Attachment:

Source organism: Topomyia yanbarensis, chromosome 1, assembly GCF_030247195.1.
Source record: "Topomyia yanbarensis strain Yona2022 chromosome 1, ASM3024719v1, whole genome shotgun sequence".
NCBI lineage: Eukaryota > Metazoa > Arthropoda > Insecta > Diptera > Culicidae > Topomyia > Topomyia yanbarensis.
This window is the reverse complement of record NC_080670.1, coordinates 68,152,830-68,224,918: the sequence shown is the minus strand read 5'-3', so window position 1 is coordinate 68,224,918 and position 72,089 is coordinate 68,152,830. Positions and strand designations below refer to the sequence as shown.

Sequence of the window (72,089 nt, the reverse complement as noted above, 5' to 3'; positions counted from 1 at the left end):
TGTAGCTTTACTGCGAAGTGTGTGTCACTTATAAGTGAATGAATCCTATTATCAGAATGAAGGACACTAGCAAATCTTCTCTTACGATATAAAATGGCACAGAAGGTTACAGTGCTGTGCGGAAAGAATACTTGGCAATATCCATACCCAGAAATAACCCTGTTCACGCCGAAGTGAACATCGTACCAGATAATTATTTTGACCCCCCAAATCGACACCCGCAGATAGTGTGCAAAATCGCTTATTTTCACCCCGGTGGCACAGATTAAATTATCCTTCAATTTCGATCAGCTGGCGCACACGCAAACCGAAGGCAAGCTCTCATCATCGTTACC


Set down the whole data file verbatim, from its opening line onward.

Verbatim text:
Source organism: Topomyia yanbarensis, chromosome 1, assembly GCF_030247195.1.
Source record: "Topomyia yanbarensis strain Yona2022 chromosome 1, ASM3024719v1, whole genome shotgun sequence".
NCBI lineage: Eukaryota > Metazoa > Arthropoda > Insecta > Diptera > Culicidae > Topomyia > Topomyia yanbarensis.
This window is the reverse complement of record NC_080670.1, coordinates 68,152,830-68,224,918: the sequence shown is the minus strand read 5'-3', so window position 1 is coordinate 68,224,918 and position 72,089 is coordinate 68,152,830. Positions and strand designations below refer to the sequence as shown.

Sequence of the window (72,089 nt, the reverse complement as noted above, 5' to 3'; positions counted from 1 at the left end):
TGTAGCTTTACTGCGAAGTGTGTGTCACTTATAAGTGAATGAATCCTATTATCAGAATGAAGGACACTAGCAAATCTTCTCTTACGATATAAAATGGCACAGAAGGTTACAGTGCTGTGCGGAAAGAATACTTGGCAATATCCATACCCAGAAATAACCCTGTTCACGCCGAAGTGAACATCGTACCAGATAATTATTTTGACCCCCCAAATCGACACCCGCAGATAGTGTGCAAAATCGCTTATTTTCACCCCGGTGGCACAGATTAAATTATCCTTCAATTTCGATCAGCTGGCGCACACGCAAACCGAAGGCAAGCTCTCATCATCGTTACC